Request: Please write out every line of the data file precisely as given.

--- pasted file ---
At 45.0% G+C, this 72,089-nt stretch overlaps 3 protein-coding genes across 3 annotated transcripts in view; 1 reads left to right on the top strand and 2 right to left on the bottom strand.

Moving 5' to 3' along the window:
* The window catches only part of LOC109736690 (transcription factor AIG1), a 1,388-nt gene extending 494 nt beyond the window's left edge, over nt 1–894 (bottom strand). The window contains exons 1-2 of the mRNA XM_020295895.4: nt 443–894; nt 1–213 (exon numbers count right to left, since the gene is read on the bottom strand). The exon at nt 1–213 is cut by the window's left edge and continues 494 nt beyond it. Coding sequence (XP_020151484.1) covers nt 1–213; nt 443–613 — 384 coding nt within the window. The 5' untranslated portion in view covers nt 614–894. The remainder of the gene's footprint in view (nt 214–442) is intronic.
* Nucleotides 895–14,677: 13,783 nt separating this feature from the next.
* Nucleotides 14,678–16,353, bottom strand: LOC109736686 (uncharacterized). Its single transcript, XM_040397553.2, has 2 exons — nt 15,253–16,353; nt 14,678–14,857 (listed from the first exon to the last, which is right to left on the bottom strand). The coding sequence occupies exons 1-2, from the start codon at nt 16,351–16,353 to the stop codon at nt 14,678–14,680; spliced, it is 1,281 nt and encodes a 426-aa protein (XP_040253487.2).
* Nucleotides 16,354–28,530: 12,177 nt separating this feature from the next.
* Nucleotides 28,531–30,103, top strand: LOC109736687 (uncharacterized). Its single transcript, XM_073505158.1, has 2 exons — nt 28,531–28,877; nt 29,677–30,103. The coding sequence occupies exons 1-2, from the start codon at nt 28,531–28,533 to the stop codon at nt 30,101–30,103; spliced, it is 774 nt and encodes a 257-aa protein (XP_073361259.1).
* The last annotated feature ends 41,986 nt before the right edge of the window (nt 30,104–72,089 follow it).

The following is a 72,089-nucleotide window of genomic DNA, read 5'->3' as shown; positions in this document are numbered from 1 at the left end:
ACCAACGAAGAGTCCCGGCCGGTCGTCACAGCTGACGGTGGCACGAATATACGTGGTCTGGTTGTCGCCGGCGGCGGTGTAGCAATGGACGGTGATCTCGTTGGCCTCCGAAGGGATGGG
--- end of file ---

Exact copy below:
At 45.0% G+C, this 72,089-nt stretch overlaps 3 protein-coding genes across 3 annotated transcripts in view; 1 reads left to right on the top strand and 2 right to left on the bottom strand.

Moving 5' to 3' along the window:
* The window catches only part of LOC109736690 (transcription factor AIG1), a 1,388-nt gene extending 494 nt beyond the window's left edge, over nt 1–894 (bottom strand). The window contains exons 1-2 of the mRNA XM_020295895.4: nt 443–894; nt 1–213 (exon numbers count right to left, since the gene is read on the bottom strand). The exon at nt 1–213 is cut by the window's left edge and continues 494 nt beyond it. Coding sequence (XP_020151484.1) covers nt 1–213; nt 443–613 — 384 coding nt within the window. The 5' untranslated portion in view covers nt 614–894. The remainder of the gene's footprint in view (nt 214–442) is intronic.
* Nucleotides 895–14,677: 13,783 nt separating this feature from the next.
* Nucleotides 14,678–16,353, bottom strand: LOC109736686 (uncharacterized). Its single transcript, XM_040397553.2, has 2 exons — nt 15,253–16,353; nt 14,678–14,857 (listed from the first exon to the last, which is right to left on the bottom strand). The coding sequence occupies exons 1-2, from the start codon at nt 16,351–16,353 to the stop codon at nt 14,678–14,680; spliced, it is 1,281 nt and encodes a 426-aa protein (XP_040253487.2).
* Nucleotides 16,354–28,530: 12,177 nt separating this feature from the next.
* Nucleotides 28,531–30,103, top strand: LOC109736687 (uncharacterized). Its single transcript, XM_073505158.1, has 2 exons — nt 28,531–28,877; nt 29,677–30,103. The coding sequence occupies exons 1-2, from the start codon at nt 28,531–28,533 to the stop codon at nt 30,101–30,103; spliced, it is 774 nt and encodes a 257-aa protein (XP_073361259.1).
* The last annotated feature ends 41,986 nt before the right edge of the window (nt 30,104–72,089 follow it).

The following is a 72,089-nucleotide window of genomic DNA, read 5'->3' as shown; positions in this document are numbered from 1 at the left end:
ACCAACGAAGAGTCCCGGCCGGTCGTCACAGCTGACGGTGGCACGAATATACGTGGTCTGGTTGTCGCCGGCGGCGGTGTAGCAATGGACGGTGATCTCGTTGGCCTCCGAAGGGATGGG